2.) Remember the Night – This was a movie I saw for the first time with fellow members of the TCM party.  That night many of us were seeing this film for the first time and the shared experience of discovering a under appreciated classic was wonderful.  We spent much of the night marveling over how good the movie was, quoting dialogue, and wondering how on earth we had missed this hidden gem?

1.) Out of the Past – My top party was for another film that I had never seen before.  The difference from the party at #2 was that this time the majority of those watching along had already seen it with a small handful of us being “virgin” viewers.  Not only did I LOVE this movie, but the attitude of the partygoers was something truly special.  Those of us seeing this movie for the first time were in awe, asking questions of the veterans and gushing over favorite parts.  Those who had seen the film before were both protective, making sure to avoid spoilers for those of us viewing for the first time, and enthusiastic in their enjoyment of the film.  It was a wonderful night with terrific people, all watching an amazing classic film.

I can’t wait to see what parties are in store for 2015!  If you haven’t already joined in the party, make sure you do so soon!  I’ll be there for sure!

Countdown to the New Year: Baby Naps

As we get closer and closer to the New Year I see more and more top lists of movies, TV shows, books, etc.  So, I thought that I would join in on the fun!  But this is going to be a little bit different.  This won’t just be a list of my top classic films of the year (though I am planning one), but rather a group of lists of various top movies of different themes.  This is the first post of a series that I am planning to do up to New Year’s Eve, celebrating the best classic films of the year in a variety of situations and categories.

Why does Baby always wake up when the movie starts to get interesting?

Top Five Classic Films to Watch While Your Baby Naps

As a new Mom, I appreciate the golden moments known as NAP TIME.  All parents know the value and beauty of a sleeping baby, as well as how fleeting that glorious time can be.  So here is a list of my top five classic films to watch during nap time.  The films on this list are either short enough to watch during a nap, give you a lot of “bang for your buck”, and or are easy to stop and start due to a restless baby.

5.) Holiday Affair – This might seem an odd choice, being that this is a Christmas movie.  But this movie is entertaining and enjoyable, and Robert Mitchum is always worthwhile.  Also, the story is fairly straight forward so this movie can be put down and picked up again without losing the thread of the narrative.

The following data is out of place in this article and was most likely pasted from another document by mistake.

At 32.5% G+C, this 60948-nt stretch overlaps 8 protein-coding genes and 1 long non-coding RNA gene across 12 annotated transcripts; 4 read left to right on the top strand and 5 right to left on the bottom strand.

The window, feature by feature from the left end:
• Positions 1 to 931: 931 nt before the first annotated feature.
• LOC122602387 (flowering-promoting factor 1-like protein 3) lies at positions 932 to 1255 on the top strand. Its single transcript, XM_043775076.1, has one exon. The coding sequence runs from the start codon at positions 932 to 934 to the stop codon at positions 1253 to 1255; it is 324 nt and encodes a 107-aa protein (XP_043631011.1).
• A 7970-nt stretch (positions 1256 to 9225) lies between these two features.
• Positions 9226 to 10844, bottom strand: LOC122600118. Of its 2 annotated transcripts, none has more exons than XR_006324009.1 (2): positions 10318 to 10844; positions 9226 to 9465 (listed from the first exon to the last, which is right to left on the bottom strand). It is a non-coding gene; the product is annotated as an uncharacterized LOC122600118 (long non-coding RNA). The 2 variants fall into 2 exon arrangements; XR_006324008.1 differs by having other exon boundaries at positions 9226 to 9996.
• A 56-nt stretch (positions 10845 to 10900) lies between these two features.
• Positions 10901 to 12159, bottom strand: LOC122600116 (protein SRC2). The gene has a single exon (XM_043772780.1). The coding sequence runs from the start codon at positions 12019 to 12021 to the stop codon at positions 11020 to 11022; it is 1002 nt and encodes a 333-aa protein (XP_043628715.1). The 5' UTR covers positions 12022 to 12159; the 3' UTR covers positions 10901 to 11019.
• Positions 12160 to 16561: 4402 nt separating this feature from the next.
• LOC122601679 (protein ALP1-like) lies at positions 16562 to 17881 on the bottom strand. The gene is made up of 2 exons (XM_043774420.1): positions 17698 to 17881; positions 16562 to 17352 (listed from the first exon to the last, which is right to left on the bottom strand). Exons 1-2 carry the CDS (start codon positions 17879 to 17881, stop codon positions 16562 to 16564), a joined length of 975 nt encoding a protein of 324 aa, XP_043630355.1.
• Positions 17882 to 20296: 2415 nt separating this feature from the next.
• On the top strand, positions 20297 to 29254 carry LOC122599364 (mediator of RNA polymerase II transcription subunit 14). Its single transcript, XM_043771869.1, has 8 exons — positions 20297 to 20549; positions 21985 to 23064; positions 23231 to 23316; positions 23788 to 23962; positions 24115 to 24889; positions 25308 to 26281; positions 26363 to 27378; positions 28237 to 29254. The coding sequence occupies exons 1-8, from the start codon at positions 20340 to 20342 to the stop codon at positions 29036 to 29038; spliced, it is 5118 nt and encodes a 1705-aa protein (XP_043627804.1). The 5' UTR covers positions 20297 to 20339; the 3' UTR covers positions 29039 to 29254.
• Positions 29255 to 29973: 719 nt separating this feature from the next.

4.) Blonde Venus – If you have ninety minutes to spare check out this film!  Marlene Dietrich is at her seductive best, Cary Grant is charming and devilishly bad for you (and YOUNG!), and Herbert Marshall is honorable and very British (which I love).  The story is compelling and definitely gives you plenty of drama, love, and twists to make your afternoon enjoyable.  Plus, once you see what Marlene goes through for her baby your day won’t seem so bad!  🙂

3.) Heat Lightning – At sixty-three minutes this film definitely moves fast!  Not too over the top with the melodrama, it is a fantastic alternative to any soap opera you might be considering.  Ann Dvorak and Aline MacMahone need to be more well known than they are, and this film shows why!  Find this film and watch it (with your sister if you have one)!

2.) Brother Orchid – This one is just fun.  It’s funny, witty, and smart.  Edward G. Robinson and Humphrey Bogart seem like they are having a ball and it makes the whole story more appealing.  The ending is uplifting and might even give you a little something in your eye.  Definitely a great movie to watch and unwind to!

1.) Three on a Match – Oh my goodness, where to begin.  Sixty-three minutes of pretty much everything you can think of.  Joan Blondell, Bette Davis, and Ann Dvorak doing fantastic things.  Ann Dvorak blows the roof off and it is really her movie.  This movie packs a definite punch and is most certainly worth your time.  Put the baby to bed, stretch out on the couch with a snack and a beverage, and watch this movie!

It’s Beginning to Look A Lot Like Christmas: I’ll BE SEEING YOU (1944)